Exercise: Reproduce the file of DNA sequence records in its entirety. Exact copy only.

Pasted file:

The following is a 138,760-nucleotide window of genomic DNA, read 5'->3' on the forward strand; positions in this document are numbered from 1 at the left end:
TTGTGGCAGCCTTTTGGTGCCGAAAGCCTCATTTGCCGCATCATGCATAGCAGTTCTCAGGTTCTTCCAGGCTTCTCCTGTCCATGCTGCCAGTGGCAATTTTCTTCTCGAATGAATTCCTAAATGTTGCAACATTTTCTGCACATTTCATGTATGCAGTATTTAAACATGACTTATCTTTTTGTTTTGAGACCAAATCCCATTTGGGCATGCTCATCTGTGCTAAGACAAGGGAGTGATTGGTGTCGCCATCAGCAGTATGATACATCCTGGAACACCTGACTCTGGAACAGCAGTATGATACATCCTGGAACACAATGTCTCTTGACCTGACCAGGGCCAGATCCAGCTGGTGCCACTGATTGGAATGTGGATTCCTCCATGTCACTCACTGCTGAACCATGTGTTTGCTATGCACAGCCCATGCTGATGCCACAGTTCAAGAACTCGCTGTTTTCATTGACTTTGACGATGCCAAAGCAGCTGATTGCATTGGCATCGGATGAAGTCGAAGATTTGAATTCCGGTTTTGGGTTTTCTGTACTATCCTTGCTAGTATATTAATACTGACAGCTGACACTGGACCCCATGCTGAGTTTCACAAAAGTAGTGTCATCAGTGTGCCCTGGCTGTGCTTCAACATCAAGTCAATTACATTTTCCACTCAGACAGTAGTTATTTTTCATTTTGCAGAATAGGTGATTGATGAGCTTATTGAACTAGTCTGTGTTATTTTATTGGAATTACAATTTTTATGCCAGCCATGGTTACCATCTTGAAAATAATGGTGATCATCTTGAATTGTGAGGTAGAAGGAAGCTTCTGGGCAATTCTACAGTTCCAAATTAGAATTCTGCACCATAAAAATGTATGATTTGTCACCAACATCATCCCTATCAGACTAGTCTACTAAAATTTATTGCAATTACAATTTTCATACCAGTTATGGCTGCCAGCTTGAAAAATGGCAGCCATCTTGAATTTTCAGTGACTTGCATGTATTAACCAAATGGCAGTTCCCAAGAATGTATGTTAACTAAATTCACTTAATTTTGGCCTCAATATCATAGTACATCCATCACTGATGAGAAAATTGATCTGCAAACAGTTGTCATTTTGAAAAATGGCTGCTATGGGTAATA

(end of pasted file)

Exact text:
The following is a 138,760-nucleotide window of genomic DNA, read 5'->3' on the forward strand; positions in this document are numbered from 1 at the left end:
TTGTGGCAGCCTTTTGGTGCCGAAAGCCTCATTTGCCGCATCATGCATAGCAGTTCTCAGGTTCTTCCAGGCTTCTCCTGTCCATGCTGCCAGTGGCAATTTTCTTCTCGAATGAATTCCTAAATGTTGCAACATTTTCTGCACATTTCATGTATGCAGTATTTAAACATGACTTATCTTTTTGTTTTGAGACCAAATCCCATTTGGGCATGCTCATCTGTGCTAAGACAAGGGAGTGATTGGTGTCGCCATCAGCAGTATGATACATCCTGGAACACCTGACTCTGGAACAGCAGTATGATACATCCTGGAACACAATGTCTCTTGACCTGACCAGGGCCAGATCCAGCTGGTGCCACTGATTGGAATGTGGATTCCTCCATGTCACTCACTGCTGAACCATGTGTTTGCTATGCACAGCCCATGCTGATGCCACAGTTCAAGAACTCGCTGTTTTCATTGACTTTGACGATGCCAAAGCAGCTGATTGCATTGGCATCGGATGAAGTCGAAGATTTGAATTCCGGTTTTGGGTTTTCTGTACTATCCTTGCTAGTATATTAATACTGACAGCTGACACTGGACCCCATGCTGAGTTTCACAAAAGTAGTGTCATCAGTGTGCCCTGGCTGTGCTTCAACATCAAGTCAATTACATTTTCCACTCAGACAGTAGTTATTTTTCATTTTGCAGAATAGGTGATTGATGAGCTTATTGAACTAGTCTGTGTTATTTTATTGGAATTACAATTTTTATGCCAGCCATGGTTACCATCTTGAAAATAATGGTGATCATCTTGAATTGTGAGGTAGAAGGAAGCTTCTGGGCAATTCTACAGTTCCAAATTAGAATTCTGCACCATAAAAATGTATGATTTGTCACCAACATCATCCCTATCAGACTAGTCTACTAAAATTTATTGCAATTACAATTTTCATACCAGTTATGGCTGCCAGCTTGAAAAATGGCAGCCATCTTGAATTTTCAGTGACTTGCATGTATTAACCAAATGGCAGTTCCCAAGAATGTATGTTAACTAAATTCACTTAATTTTGGCCTCAATATCATAGTACATCCATCACTGATGAGAAAATTGATCTGCAAACAGTTGTCATTTTGAAAAATGGCTGCTATGGGTAATA